In some circumstances, an insurer might exclude specific coverages for additional structures if they feel they need renovations or have become dangerous due to lack of maintenance. Even in those circumstances, it would be quite uncommon to see a reduction in the price of your policy as a result.

Most homeowners have some additional structures—even if they don't realize they do. Policies are built this way to include those items. It ensures adequate protection for the majority and not the exceptions.

Also, very often, the coverage of the additional structure may not sufficiently insure the property. Some homeowners may wish to increase the 10% and add coverage to the policy to provide adequate coverage. The other option is to increase the dwelling's value, thereby increasing the 10% amount.

Reducing Your Premium

Some companies may allow you the option to reduce coverage C amounts. However, most providers require this value to be a percentage of the value of the dwelling or building.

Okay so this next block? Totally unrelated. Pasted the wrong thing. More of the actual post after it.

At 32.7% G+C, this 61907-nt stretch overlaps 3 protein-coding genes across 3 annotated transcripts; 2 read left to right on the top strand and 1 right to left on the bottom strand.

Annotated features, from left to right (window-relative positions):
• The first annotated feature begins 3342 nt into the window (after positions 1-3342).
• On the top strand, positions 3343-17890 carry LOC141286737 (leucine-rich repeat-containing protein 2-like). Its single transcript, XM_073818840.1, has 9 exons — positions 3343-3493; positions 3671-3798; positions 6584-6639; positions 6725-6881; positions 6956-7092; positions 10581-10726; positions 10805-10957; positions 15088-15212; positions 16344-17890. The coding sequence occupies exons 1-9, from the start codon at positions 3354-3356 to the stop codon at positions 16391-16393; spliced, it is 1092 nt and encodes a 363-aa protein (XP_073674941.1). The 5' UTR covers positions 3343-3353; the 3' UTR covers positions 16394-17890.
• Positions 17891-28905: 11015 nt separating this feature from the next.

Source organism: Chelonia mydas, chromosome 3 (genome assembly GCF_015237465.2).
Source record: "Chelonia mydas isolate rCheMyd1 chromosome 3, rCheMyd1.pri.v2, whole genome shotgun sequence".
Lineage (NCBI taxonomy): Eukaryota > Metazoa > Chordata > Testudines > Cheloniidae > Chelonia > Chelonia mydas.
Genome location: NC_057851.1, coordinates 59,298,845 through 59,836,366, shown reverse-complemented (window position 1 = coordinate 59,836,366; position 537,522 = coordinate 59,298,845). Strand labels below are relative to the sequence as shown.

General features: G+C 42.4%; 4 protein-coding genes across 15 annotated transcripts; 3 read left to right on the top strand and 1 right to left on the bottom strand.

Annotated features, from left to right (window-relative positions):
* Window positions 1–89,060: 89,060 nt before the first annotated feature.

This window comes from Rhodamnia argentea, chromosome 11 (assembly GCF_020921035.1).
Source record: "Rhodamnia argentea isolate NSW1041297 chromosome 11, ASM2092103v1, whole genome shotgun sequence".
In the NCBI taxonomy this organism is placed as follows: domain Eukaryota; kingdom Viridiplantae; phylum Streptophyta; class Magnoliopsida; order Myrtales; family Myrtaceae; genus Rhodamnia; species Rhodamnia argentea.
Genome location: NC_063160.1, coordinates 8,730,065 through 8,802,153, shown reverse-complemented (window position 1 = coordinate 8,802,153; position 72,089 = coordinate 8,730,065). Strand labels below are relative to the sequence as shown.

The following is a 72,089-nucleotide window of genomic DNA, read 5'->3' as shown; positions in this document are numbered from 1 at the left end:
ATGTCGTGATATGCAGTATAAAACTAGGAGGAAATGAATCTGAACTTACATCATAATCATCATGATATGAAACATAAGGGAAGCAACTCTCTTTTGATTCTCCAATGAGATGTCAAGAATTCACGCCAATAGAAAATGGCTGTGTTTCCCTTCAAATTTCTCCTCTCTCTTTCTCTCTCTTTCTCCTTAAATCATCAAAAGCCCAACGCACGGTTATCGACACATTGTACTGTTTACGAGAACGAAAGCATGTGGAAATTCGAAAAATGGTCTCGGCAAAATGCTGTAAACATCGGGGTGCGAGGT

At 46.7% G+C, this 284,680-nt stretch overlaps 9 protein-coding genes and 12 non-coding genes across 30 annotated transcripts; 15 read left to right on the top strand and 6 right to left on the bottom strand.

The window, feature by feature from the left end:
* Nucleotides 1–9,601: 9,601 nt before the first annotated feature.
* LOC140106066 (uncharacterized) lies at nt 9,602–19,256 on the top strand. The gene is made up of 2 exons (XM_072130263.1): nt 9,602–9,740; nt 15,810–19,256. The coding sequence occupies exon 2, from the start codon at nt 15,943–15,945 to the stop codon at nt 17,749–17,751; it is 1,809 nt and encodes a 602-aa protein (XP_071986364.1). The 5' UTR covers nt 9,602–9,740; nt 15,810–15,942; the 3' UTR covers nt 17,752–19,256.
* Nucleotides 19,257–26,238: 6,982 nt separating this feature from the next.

You can call your insurer and ask. It is most common in cases where a home is insured for a very high value, and the contents may not meet the 50-70% average, Again, this would be exceptional, and not the norm.

Be very careful about the coverage you choose to reduce, remember you are insuring what may be your most important asset.

If you are struggling to find a way to save 10% of your insurance cost, how much more would you struggle in a major loss? Insurance may not be the place you want to cut costs.

For example, some companies offer the option to insure your home to the insured limit, instead of the guaranteed replacement cost. However, this is not an option that is recommended, as often, the calculations for determining the reconstruction value of your home are not foolproof. Building codes change often, and when your home is rebuilt, it will need to conform to the current building codes of your state.

You really take a significant risk in a claim by requesting a decrease in coverage.

Other Insurance Premium Discounts

Your best option to save money on your insurance is to make sure you have all the possible discounts to which you are entitled. These discounts may include: